In China, is it tea or coffee
that is thriving?
As we all know, or just now finding out,
tea has been a big and important part of Chinese Culture.
In China, tea became an integral segment of Buddhist practice,
so much so that it is said that Zen and tea share the same flavor.
The act of drinking tea developed into a ceremony and spiritual practice.
There’s a story that describes how the Chinese discovered tea.
Emperor Shen Nung (the mythical Chinese inventor of agriculture,)
was sitting under a tree
while his servant boiled drinking water
when some leaves from the tree blew into it.
The Emperor thought he would try the accidentally created infusion.
The tree was Camellia sinensis,
and the result was the tea we know today.
The story is beautiful and it’s hard to know if it’s true,
but it’s nice to think about it.
Nevertheless, during the Tang Dynasty (618–907 CE)
tea was established as the national drink of China.
How did coffee step
onto the scene in China?
According to the BBC article, coffee is elbowing its way into tea culture in China.
That’s right. They are not giving up on their tea tradition
but instead welcoming a new one – coffee consumption.
It has skyrocketed in recent years. So, yes.
People drink coffee in China. Nevertheless, China’s population drinks much less coffee
per person than the West.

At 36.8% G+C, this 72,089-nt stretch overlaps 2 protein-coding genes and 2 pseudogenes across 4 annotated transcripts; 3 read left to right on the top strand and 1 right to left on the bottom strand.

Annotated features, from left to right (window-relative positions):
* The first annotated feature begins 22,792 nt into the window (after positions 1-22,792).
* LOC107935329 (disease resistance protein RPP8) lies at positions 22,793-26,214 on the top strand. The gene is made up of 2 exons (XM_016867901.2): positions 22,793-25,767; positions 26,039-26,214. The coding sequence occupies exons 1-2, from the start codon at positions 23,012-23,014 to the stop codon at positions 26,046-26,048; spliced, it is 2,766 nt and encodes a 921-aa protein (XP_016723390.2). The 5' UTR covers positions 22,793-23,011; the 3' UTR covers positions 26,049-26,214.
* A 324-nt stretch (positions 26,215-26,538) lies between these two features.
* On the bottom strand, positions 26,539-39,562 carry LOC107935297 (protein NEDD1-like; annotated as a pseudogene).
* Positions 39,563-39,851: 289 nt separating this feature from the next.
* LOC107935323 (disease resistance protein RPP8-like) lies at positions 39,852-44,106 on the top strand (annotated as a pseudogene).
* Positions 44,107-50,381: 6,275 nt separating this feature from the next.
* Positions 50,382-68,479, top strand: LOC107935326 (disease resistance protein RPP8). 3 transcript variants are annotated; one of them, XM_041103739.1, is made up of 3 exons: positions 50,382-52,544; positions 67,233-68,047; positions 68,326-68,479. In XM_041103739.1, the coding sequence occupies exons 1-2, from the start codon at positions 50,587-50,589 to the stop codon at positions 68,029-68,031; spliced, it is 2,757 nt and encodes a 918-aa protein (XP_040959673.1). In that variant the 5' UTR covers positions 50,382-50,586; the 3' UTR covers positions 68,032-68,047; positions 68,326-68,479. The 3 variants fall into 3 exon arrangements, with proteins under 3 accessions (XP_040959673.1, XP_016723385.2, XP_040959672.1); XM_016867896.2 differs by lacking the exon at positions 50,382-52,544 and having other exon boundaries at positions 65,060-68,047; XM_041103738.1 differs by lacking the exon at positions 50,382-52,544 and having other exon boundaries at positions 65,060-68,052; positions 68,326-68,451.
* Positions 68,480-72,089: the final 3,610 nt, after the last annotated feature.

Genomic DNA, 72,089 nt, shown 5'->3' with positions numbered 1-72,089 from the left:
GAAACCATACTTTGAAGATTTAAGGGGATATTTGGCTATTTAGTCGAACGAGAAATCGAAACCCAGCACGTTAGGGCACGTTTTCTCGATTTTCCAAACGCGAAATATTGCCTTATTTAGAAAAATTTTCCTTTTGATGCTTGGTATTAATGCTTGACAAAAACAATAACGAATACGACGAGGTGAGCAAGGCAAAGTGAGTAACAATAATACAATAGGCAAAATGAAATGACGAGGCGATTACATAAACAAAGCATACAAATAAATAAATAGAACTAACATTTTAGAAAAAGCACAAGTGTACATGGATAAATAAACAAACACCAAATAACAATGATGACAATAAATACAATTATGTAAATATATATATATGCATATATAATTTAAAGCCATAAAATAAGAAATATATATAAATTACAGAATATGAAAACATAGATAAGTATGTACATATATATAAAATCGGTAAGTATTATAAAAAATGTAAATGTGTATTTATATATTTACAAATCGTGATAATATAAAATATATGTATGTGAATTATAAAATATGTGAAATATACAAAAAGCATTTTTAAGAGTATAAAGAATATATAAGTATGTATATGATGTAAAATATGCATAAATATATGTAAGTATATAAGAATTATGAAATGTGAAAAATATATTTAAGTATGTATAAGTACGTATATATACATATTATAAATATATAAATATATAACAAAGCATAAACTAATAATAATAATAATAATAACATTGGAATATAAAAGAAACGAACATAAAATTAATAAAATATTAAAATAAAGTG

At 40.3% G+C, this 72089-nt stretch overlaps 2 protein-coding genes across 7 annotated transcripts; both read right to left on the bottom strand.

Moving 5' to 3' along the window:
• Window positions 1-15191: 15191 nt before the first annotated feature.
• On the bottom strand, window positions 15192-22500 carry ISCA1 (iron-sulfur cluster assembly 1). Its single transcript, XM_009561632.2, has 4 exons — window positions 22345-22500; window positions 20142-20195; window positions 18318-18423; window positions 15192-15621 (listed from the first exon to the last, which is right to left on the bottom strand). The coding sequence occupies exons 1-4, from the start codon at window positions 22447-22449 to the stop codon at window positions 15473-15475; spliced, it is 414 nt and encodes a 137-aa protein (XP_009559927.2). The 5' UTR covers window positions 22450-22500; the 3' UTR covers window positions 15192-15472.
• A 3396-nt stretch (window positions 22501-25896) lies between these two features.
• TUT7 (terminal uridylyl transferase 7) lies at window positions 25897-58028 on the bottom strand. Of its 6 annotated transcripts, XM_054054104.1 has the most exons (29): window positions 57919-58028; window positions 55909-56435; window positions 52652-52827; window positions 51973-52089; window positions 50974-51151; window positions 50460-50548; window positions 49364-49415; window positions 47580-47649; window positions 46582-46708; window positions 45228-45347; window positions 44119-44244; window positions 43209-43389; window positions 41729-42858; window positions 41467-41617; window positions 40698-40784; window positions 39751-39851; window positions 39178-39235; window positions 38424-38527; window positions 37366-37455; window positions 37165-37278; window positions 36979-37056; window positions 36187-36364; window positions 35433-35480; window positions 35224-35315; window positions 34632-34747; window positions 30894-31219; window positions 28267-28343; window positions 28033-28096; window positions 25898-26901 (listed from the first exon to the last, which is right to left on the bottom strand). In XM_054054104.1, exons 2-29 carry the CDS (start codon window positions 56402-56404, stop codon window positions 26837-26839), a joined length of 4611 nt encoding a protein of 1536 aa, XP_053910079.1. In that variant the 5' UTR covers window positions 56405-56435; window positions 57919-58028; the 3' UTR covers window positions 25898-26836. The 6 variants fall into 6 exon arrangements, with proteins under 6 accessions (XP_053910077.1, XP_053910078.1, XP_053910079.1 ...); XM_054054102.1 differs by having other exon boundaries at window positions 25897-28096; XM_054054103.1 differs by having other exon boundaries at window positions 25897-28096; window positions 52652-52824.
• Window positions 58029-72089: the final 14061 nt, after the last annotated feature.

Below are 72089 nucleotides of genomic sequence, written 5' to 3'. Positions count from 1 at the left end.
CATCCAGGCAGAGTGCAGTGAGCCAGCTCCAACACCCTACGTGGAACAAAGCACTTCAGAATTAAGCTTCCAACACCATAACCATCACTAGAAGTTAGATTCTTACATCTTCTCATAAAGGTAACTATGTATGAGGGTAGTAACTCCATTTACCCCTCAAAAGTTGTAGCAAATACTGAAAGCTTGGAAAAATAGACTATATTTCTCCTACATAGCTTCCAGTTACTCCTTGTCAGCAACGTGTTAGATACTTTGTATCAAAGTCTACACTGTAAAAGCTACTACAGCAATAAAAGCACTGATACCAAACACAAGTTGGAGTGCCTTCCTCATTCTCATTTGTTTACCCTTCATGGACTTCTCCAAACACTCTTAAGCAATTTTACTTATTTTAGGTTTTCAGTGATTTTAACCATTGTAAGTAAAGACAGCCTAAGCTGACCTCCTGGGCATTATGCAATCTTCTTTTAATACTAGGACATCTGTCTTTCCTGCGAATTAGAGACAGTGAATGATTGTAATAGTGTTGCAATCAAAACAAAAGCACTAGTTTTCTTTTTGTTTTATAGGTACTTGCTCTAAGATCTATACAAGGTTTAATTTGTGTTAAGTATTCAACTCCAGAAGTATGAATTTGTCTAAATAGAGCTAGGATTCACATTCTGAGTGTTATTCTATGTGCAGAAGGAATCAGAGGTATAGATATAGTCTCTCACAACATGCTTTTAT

Surprisingly though, Shanghai has the most coffee shops in the world.
Known as the city that introduced coffee to China in the 1800s,
Shanghai now has nearly 6,000 coffeehouses.
There is even a coffee festival in Shanghai worth attending.
Shanghai Coffee Festival is “a heaven for foodies, a great place to discover new cafés.”
Don’t be surprised by the fact that millennials and gen Z in China, love their cup of joe
in an aesthetically pleasing cafe and in good company, too.
Young people are adopting Western fashion, watching American movies,
taking their coffees at Starbucks, driving German cars, and so on.
More and more Chinese people learn to drink coffee thanks to Starbucks.
How did Starbucks succeed in China?
Starbucks has been present in China since 1999.
When Starbucks entered the market, they understood that it wasn’t about the coffee at first.
There was a revival of the “tea house culture” that had existed for thousands of years.
In other words, Starbucks embraced the concept of being a “third place”
between home and work and brought that approach to China —
but with a modernized, upscale, Western approach.
Western brands have an advantage over local Chinese brands
because there is a common reputation that western brands have better
and high quality products and services.
Therefore knowing that Starbucks has opened 5,100 stores in 200 cities
in mainland China shouldn’t come as a surprise.
Urban Chinese coffee consumers love to experiment with new products
especially from the West.
Having this in mind, Starbucks already has plans
to enter 100 new Chinese cities by 2022.
China is definitely on track to become a coffee-drinking nation.